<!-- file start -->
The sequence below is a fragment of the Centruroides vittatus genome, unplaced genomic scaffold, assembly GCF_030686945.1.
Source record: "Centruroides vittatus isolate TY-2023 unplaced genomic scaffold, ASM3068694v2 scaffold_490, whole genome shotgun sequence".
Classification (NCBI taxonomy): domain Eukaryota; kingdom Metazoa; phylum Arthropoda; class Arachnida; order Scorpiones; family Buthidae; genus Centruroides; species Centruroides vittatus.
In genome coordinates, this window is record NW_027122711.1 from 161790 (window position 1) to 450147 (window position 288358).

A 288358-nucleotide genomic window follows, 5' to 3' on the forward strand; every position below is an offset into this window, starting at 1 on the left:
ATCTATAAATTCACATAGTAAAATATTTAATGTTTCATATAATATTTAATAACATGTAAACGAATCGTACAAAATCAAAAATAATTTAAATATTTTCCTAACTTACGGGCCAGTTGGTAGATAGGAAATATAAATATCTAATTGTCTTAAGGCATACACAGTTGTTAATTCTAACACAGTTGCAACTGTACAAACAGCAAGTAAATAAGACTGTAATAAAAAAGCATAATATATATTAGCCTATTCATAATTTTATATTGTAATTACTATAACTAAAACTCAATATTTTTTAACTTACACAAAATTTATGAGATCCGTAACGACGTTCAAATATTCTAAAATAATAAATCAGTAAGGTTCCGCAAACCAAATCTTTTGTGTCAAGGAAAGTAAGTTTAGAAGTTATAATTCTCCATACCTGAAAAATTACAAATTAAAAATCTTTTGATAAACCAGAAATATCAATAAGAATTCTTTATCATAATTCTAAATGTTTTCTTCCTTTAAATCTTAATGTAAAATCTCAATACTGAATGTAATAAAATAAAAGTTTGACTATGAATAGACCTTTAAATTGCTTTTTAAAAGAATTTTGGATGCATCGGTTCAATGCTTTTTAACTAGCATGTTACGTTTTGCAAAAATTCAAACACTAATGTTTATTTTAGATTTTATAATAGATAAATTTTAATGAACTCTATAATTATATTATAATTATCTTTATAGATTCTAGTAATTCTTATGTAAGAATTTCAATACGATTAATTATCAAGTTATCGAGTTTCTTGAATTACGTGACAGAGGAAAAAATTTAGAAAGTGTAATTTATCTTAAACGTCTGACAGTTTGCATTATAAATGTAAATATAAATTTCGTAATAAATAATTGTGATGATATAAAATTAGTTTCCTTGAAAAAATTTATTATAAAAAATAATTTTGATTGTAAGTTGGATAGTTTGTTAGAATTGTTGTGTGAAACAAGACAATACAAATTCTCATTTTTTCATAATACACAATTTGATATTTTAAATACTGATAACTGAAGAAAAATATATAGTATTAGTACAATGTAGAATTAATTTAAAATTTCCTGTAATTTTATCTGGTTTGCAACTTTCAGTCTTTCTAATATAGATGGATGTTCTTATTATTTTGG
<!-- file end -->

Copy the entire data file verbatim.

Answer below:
The sequence below is a fragment of the Centruroides vittatus genome, unplaced genomic scaffold, assembly GCF_030686945.1.
Source record: "Centruroides vittatus isolate TY-2023 unplaced genomic scaffold, ASM3068694v2 scaffold_490, whole genome shotgun sequence".
Classification (NCBI taxonomy): domain Eukaryota; kingdom Metazoa; phylum Arthropoda; class Arachnida; order Scorpiones; family Buthidae; genus Centruroides; species Centruroides vittatus.
In genome coordinates, this window is record NW_027122711.1 from 161790 (window position 1) to 450147 (window position 288358).

A 288358-nucleotide genomic window follows, 5' to 3' on the forward strand; every position below is an offset into this window, starting at 1 on the left:
ATCTATAAATTCACATAGTAAAATATTTAATGTTTCATATAATATTTAATAACATGTAAACGAATCGTACAAAATCAAAAATAATTTAAATATTTTCCTAACTTACGGGCCAGTTGGTAGATAGGAAATATAAATATCTAATTGTCTTAAGGCATACACAGTTGTTAATTCTAACACAGTTGCAACTGTACAAACAGCAAGTAAATAAGACTGTAATAAAAAAGCATAATATATATTAGCCTATTCATAATTTTATATTGTAATTACTATAACTAAAACTCAATATTTTTTAACTTACACAAAATTTATGAGATCCGTAACGACGTTCAAATATTCTAAAATAATAAATCAGTAAGGTTCCGCAAACCAAATCTTTTGTGTCAAGGAAAGTAAGTTTAGAAGTTATAATTCTCCATACCTGAAAAATTACAAATTAAAAATCTTTTGATAAACCAGAAATATCAATAAGAATTCTTTATCATAATTCTAAATGTTTTCTTCCTTTAAATCTTAATGTAAAATCTCAATACTGAATGTAATAAAATAAAAGTTTGACTATGAATAGACCTTTAAATTGCTTTTTAAAAGAATTTTGGATGCATCGGTTCAATGCTTTTTAACTAGCATGTTACGTTTTGCAAAAATTCAAACACTAATGTTTATTTTAGATTTTATAATAGATAAATTTTAATGAACTCTATAATTATATTATAATTATCTTTATAGATTCTAGTAATTCTTATGTAAGAATTTCAATACGATTAATTATCAAGTTATCGAGTTTCTTGAATTACGTGACAGAGGAAAAAATTTAGAAAGTGTAATTTATCTTAAACGTCTGACAGTTTGCATTATAAATGTAAATATAAATTTCGTAATAAATAATTGTGATGATATAAAATTAGTTTCCTTGAAAAAATTTATTATAAAAAATAATTTTGATTGTAAGTTGGATAGTTTGTTAGAATTGTTGTGTGAAACAAGACAATACAAATTCTCATTTTTTCATAATACACAATTTGATATTTTAAATACTGATAACTGAAGAAAAATATATAGTATTAGTACAATGTAGAATTAATTTAAAATTTCCTGTAATTTTATCTGGTTTGCAACTTTCAGTCTTTCTAATATAGATGGATGTTCTTATTATTTTGG